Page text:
Many major bank stocks are posting losses today, Monday, which are based on fears about the stability of the financial system following the collapse of Silicon Valley Bank. With $212 billion in assets, Silicon Valley Bank was the second largest bank to fail in U.S. history. Following the collapse, analysts at Goldman Sachs commented that further increases in borrowing costs by the Federal Reserve are unlikely through decisions at the next meeting of policymakers next week.
Shares of European banks such as Banco Santander, Commerzbank as well as UniCredit and also Credit Suisse all fell by more than 7% each on today’s trading day. This also brought previous upward movements of individual stocks to an abrupt end, and a new low was reached at Credit Suisse.
U.S. bank stocks were also down in pre-market trading, despite the quick response from regulators to the SVB failure. In addition, over the weekend, the U.S. Treasury, Federal Reserve and Federal Deposit Insurance Corporation put together a bailout package that essentially protects all SVB depositors, including those with assets above the $250,000 government-guaranteed limit.
The shares of First Republic Bank were particularly affected by this crisis. Before the stock market opened, the share price plummeted by over 70% and continues to fall into the bottomless pit. Long lines of desperate customers formed outside branches of the bank in Los Angeles. The bank, which unlike SVB is active in asset management and therefore specializes more in private clients, is being overrun by investors as well as clients despite assurances of sufficient liquidity.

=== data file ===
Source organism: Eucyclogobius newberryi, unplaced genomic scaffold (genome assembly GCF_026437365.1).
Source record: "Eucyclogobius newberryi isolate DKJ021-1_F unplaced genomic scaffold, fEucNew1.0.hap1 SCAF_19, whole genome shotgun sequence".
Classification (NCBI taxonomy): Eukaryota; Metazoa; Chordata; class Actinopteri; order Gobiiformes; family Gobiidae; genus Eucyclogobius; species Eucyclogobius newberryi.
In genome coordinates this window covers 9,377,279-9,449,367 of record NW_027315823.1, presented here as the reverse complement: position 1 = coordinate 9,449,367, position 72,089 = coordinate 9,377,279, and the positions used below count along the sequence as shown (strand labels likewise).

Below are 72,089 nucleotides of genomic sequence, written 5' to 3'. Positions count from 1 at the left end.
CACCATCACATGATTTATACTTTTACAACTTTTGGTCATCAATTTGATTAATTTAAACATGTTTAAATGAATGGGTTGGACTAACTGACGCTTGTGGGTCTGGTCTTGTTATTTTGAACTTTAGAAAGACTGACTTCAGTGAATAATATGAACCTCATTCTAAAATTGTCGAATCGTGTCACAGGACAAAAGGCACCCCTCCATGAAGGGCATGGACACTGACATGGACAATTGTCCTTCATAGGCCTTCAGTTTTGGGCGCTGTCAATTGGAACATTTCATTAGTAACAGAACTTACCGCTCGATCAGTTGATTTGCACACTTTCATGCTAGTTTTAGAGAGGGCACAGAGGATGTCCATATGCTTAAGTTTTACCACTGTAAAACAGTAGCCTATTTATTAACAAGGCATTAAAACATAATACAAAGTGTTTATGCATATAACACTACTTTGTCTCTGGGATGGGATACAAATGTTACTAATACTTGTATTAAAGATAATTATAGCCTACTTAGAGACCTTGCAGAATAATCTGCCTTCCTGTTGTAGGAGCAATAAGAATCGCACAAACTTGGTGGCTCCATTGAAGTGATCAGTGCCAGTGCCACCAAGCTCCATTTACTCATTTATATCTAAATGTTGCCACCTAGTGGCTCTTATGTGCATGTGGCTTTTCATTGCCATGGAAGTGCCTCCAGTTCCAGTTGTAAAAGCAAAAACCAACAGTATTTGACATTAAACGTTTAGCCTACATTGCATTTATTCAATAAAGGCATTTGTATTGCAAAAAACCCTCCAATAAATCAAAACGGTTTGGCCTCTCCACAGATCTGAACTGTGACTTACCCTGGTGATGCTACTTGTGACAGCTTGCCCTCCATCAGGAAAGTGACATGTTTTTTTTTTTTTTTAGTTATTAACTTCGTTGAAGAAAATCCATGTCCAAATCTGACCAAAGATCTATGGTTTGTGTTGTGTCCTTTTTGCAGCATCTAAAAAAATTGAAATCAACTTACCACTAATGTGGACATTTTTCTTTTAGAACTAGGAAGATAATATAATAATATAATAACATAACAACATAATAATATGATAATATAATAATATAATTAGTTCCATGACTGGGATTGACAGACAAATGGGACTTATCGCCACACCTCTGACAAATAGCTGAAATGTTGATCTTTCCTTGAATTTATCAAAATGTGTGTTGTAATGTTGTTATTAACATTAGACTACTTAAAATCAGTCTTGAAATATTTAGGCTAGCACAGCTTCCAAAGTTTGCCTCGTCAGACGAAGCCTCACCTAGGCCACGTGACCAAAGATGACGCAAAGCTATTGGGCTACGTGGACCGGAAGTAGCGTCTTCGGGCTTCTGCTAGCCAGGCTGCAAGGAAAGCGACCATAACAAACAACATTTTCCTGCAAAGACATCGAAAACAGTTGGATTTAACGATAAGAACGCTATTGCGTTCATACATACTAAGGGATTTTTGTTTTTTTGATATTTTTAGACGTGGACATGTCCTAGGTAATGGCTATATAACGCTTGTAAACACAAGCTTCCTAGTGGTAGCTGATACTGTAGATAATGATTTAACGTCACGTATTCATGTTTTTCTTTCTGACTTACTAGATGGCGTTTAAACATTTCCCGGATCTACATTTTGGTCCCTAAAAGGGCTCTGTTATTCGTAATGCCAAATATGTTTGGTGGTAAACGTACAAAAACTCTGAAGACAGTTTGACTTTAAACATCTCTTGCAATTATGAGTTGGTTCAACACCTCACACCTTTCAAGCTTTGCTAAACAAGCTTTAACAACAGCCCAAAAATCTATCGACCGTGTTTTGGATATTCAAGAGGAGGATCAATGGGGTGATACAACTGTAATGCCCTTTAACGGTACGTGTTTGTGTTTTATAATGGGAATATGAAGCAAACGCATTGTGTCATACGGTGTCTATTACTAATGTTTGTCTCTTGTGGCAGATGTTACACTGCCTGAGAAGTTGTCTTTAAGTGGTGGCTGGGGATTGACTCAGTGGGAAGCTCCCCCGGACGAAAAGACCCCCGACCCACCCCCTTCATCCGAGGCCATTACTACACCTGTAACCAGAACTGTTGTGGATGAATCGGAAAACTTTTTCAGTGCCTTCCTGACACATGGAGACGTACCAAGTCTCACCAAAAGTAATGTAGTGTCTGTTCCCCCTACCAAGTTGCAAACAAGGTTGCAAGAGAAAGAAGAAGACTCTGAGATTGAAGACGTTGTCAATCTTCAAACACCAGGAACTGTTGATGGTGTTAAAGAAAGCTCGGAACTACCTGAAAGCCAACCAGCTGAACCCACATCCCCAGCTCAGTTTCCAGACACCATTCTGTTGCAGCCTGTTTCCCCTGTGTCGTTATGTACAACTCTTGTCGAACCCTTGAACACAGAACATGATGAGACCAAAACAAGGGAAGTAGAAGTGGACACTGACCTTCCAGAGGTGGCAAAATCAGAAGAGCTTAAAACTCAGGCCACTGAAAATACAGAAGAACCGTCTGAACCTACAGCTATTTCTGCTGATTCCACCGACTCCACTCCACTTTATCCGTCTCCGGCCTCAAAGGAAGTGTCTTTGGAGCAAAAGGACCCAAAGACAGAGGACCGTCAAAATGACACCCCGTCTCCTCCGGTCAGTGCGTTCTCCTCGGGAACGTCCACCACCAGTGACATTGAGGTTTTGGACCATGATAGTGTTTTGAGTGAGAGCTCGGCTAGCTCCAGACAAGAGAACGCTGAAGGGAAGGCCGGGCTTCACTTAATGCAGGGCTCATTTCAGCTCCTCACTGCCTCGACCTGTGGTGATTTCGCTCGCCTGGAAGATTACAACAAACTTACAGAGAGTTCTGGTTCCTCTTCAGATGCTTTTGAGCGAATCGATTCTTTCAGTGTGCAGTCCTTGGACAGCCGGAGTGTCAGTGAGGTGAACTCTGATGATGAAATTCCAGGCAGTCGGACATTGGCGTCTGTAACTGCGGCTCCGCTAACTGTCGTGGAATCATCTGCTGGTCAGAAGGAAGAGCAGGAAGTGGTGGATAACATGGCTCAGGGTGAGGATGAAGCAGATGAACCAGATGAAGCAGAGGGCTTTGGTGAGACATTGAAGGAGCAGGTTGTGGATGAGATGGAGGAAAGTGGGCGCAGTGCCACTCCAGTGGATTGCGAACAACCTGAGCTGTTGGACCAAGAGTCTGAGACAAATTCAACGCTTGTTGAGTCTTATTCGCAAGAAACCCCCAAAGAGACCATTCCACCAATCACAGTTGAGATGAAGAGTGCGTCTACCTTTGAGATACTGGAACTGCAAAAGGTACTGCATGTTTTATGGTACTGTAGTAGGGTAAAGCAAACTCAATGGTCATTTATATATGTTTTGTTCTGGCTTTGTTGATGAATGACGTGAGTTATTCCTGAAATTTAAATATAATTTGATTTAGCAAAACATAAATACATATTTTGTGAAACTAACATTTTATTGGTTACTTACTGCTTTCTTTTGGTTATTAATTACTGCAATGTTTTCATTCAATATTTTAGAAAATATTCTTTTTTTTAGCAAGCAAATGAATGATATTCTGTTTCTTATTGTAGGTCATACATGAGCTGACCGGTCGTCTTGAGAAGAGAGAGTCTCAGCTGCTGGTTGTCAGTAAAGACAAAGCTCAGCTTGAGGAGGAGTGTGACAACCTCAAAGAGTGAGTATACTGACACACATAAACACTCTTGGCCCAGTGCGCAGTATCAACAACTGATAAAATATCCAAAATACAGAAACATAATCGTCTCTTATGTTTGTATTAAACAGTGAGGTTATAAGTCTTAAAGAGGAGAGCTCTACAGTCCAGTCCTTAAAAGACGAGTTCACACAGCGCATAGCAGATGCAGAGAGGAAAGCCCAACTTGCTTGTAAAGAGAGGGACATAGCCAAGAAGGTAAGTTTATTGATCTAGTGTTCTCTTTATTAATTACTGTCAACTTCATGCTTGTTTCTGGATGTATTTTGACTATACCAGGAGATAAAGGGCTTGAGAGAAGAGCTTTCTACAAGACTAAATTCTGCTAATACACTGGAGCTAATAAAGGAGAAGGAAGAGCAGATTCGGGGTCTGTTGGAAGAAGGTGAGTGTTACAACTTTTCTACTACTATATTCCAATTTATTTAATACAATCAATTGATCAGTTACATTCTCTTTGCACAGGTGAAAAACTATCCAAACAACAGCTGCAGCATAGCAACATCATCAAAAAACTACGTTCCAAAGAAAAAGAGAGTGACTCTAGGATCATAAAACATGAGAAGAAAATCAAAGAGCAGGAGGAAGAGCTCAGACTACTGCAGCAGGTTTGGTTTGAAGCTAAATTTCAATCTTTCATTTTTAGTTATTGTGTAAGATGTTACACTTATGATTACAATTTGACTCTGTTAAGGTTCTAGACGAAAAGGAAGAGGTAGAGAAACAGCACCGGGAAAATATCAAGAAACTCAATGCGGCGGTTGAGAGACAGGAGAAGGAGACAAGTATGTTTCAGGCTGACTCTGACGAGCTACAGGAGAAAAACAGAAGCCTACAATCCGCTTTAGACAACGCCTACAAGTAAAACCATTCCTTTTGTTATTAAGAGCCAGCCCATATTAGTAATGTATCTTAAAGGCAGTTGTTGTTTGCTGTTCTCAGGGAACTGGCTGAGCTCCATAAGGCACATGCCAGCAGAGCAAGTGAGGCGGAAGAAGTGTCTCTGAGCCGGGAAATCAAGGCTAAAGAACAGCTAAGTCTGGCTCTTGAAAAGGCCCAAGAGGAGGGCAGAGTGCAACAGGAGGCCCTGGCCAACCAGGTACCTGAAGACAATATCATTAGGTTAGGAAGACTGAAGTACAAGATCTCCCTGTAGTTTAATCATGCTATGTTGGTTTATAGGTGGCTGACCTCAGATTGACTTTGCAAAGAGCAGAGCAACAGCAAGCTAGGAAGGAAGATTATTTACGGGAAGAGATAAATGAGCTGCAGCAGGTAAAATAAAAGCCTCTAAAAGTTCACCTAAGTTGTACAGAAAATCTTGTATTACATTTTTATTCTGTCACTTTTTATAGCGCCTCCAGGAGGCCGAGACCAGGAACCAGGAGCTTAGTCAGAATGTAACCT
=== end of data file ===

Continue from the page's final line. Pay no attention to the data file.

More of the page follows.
Shares of other U.S. banks such as PacWest Bancorp and Western Alliance Bancorporation also slumped by double digits. Those of major banks such as JPMorgan Chase & Co, Citigroup Inc, Wells Fargo & Company and Bank of America also reacted sharply to the events on Friday and in some cases today.
Major indexes such as the S&P 500 fell about 2% on Friday, while the VIX volatility index has risen over 60% at times since Thursday. The Dax has fallen by more than 3% since this morning and is thus reacting comparatively belatedly to the events, while American indices are in some cases already recovering.